Like the often quoted phrase, “A camel is a horse designed by committee”, compliance regulations often do more to over complicate issues than solve them.  At the same time, companies that just focus on meeting compliance standards can miss addressing the risks the compliance measures were designed to mitigate.

After all, Target Department Stores successfully passed a PCI audit two months before their massive breach in 2013.

Naomi Lefkovitz of the National Institute of Standards and Technology perhaps said it best when discussing privacy risk at a conference last month in Brussels.  “If you do something that upsets your customers from a privacy standpoint and then you tell them  ‘Well I’ve done everything correct under the law’ will they be any more satisfied?  Probably not.  That’s privacy risk in a nutshell.”

When focusing on cybersecurity or data privacy, the key is to understand what your risks are.  In many cases those risks will involve other parties and you need to determine the impact that an incident will have on them when you determine how to and where to take preventive action.

“Focus on your customers and your employees and the business will take care of itself,” is another often quoted phrase.  If you do that as you put together your cybersecurity and data privacy practices, compliance and the rest of the business will take care of itself, as well.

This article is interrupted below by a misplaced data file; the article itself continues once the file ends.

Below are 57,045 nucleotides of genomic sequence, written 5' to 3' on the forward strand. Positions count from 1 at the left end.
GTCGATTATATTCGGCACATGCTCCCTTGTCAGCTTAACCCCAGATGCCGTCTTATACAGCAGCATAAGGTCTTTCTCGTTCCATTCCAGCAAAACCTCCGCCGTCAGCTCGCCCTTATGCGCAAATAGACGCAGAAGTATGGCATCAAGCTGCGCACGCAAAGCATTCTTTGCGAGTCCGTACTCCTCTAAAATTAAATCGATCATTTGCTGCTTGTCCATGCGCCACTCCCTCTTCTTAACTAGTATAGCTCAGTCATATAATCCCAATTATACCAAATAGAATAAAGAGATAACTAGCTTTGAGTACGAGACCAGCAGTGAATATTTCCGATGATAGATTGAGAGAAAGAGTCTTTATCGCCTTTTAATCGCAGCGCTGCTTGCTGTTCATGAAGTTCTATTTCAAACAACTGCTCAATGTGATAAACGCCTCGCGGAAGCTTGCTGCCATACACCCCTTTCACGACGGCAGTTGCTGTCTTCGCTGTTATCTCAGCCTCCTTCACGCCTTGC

Targeted Ransomware Attacks on the Rise

At the end of February, security experts at RSA 2020, a leading cybersecurity conference, warned that an increase in targeted ransomware is likely. These concerns echo a statement released by the FBI in October that ransomware attacks are becoming “more targeted, sophisticated, and costly.”

Ransomware is a form of cyber-attack that hackers use to encrypt information on victims’ systems then demand a ransom before giving the victim back access to their files. In the past, these attacks were aimed primarily at individual consumers. However, in the past 2 years ransomware attacks have dramatically shifted focus toward businesses and institutions, including government agencies. According to a report by Malwarebytes, there was a 263% increase in ransomware targeting organizations in the second quarter of 2019.